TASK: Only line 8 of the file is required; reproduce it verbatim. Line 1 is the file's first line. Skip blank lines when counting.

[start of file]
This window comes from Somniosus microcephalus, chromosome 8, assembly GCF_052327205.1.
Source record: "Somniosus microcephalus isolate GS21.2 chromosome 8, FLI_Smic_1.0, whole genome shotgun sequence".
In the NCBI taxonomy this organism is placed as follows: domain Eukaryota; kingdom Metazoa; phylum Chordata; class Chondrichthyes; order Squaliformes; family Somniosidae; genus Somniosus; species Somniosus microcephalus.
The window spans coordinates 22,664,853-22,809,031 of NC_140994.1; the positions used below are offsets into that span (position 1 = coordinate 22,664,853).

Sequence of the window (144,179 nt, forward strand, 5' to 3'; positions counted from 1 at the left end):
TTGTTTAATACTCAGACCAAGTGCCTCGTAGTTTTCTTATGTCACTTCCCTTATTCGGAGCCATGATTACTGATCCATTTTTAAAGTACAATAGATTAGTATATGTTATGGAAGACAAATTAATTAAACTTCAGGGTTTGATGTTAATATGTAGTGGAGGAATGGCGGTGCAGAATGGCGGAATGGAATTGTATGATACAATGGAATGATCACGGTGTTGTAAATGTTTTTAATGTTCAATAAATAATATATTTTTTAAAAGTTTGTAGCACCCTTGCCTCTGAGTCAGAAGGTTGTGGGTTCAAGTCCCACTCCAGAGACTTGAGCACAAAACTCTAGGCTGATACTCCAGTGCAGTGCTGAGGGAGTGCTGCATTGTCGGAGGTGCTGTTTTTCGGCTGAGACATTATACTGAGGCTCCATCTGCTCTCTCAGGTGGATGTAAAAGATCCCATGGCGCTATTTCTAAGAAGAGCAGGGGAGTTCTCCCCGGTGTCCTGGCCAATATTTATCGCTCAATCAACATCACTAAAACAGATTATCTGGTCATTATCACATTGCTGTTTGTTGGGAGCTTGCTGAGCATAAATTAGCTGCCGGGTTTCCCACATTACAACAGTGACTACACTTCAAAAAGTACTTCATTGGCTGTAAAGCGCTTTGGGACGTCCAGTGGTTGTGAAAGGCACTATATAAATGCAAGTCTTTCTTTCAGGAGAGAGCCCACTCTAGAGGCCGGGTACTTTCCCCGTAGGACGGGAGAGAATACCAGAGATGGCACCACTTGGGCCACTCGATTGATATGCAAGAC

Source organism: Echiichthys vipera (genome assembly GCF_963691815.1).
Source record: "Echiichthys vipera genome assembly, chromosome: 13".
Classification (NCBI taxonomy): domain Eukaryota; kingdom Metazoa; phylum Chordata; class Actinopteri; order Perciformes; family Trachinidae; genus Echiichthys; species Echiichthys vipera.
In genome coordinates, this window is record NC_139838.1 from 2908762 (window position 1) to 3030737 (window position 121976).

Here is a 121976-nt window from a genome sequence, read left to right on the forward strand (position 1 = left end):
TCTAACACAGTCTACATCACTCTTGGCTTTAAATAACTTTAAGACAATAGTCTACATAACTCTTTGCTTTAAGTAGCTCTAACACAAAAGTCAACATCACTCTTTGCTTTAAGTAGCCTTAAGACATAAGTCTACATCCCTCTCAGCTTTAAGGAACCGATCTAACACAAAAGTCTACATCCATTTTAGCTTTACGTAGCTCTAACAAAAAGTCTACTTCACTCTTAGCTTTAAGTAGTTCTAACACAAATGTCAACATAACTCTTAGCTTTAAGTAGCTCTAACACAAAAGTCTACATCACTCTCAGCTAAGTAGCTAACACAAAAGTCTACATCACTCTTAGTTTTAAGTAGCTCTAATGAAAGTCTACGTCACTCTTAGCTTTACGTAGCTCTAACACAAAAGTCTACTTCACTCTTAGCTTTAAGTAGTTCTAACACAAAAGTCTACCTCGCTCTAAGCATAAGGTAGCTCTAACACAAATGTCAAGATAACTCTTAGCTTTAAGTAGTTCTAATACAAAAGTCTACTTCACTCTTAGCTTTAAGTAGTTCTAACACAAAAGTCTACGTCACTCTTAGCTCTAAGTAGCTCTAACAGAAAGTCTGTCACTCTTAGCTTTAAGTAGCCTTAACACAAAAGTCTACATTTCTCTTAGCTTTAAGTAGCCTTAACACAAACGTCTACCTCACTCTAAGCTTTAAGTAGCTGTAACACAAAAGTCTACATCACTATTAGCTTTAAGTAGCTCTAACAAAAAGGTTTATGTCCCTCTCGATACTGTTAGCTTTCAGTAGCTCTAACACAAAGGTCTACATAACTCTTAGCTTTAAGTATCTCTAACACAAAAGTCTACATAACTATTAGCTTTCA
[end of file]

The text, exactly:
Source record: "Echiichthys vipera genome assembly, chromosome: 13".